Mary will ask John to the dance unless he asks her first.It actually seems to me that both are fine, AND that the comma makes a difference—the two sentences would be spoken with quite different intonation patterns (the first with nuclear stress on John and an intonation break before unless, the second with nuclear stress on first and no intonation break). Hence the commaless and commaful variants likely do have different structures at some level—but both are perfectly felicitous, and in both cases, the unless-clause is happily modifying the most local clause. Because the presence or absence of the comma is linguistically signiicant, though, no prescriptive rule should forbid it from preceding a locally-modifying unless-clause.
Then the real question is, can a conjoined sentence with an unless-clause spoken with the intonation break indicated by the comma allow modfication of the second conjunct only? Try for yourself:
Jane will ask Bill to the dance, and John will ask Sue, unless Phil asks Sue first.In this situation, obviously the unless-clause is intended to modify only the second conjunct (since it would be pragmatically odd if Phil asking Sue to the dance had any bearing on whether Jane asks Bill). In my judgment, speaking the sentence with nuclear stress on the first occurrence of Sue, and with an intonation break before unless does not force the unless-clause to take matrix scope, thereby rendering the sentence pragmatically odd. Rather, the sentence is pragmatically natural, and the intended scope is perfectly accessible, with that intonation.
In my professional opinion then, Rogers has been unjustly done out of its $2.13 million; I think their contract language does permit the reading they thought they'd agreed to. On the other hand, there is no question that the matrix reading is also available (though, contra the court decision, it's not the only reading available). Further, it is the presence of the comma that makes the matrix reading available—the comma introduces ambiguity. Eliminating the comma would have eliminated the matrix reading, since the nuclear stress associated with the second conjunct would then have to fall in the unless-clause. So maybe the Rogers contract lawyers are really in the wrong after all, for letting such an ambiguity remain in their contract language. That's what they're getting the big bucks for, after all. They should have asked a linguist.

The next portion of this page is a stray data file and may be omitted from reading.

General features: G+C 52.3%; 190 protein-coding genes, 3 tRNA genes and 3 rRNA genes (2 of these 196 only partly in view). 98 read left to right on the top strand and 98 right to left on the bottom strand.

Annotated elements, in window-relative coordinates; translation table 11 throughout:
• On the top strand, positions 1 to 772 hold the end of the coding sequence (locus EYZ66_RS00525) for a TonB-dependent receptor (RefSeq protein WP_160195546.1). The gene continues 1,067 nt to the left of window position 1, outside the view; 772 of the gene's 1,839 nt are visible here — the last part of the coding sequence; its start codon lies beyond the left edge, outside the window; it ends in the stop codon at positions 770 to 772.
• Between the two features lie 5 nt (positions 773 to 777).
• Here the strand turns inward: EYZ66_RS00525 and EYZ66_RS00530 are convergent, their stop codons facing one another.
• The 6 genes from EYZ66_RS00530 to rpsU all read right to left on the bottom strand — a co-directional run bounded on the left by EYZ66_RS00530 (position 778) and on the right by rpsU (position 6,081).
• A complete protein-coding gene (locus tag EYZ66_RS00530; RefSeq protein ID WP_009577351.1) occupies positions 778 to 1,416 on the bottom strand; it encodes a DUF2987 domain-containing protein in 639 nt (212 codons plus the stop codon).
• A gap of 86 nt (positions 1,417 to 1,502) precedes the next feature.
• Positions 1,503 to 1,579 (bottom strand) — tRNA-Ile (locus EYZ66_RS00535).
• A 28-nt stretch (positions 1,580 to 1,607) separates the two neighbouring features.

Update: Actually, now I think my example is not the best one to make this point. For a conjoined sentence to be true, both its conjuncts must be true. So truth-conditionally, it makes no difference whether the unless-clause in my example is attached locally to the second conjunct or to the matrix clause, taking scope over the first conjunct as well; [A and [B unless C]] has the same truth conditions as [[A and B] unless C]. Doesn't it? Though maybe the comma after A indicates that it is to be evauated as an independent proposition. Hmmm.
Update update: No, no, not so. [[A and B] unless C] is true if B and C come to pass but A doesn't. But [A and [B unless C]] is false in that situation. Phew. I think it's all ok & my original remarks stand.
Update update update And see the comments for a much better example with the temporal properties of the original from koldito. Also, Mark at the Language Log has weighed in on the matter, also suggesting the lawyers should have watched out for the ambiguity. But I still think that if the intended reading is available, and if common sense tells you that it WAS the intended reading, then the judge can't claim that the comma forces the matrix reading.
Update update update updateMark Liberman has now posted the text of (one version of) the actual rule in question, thanks to an alert reader, and it does say that a comma should be taken to indicate scope over the entire clause, and that otherwise one should follow the Law of the Last Antecedent. Looks like Late Closure was discovered in 1891 -- very sensibly surrounded with acknowledgements that the overall sense of the text should be taken into consideration. Not an adequate basis for a $2,000,000 decision, I would think!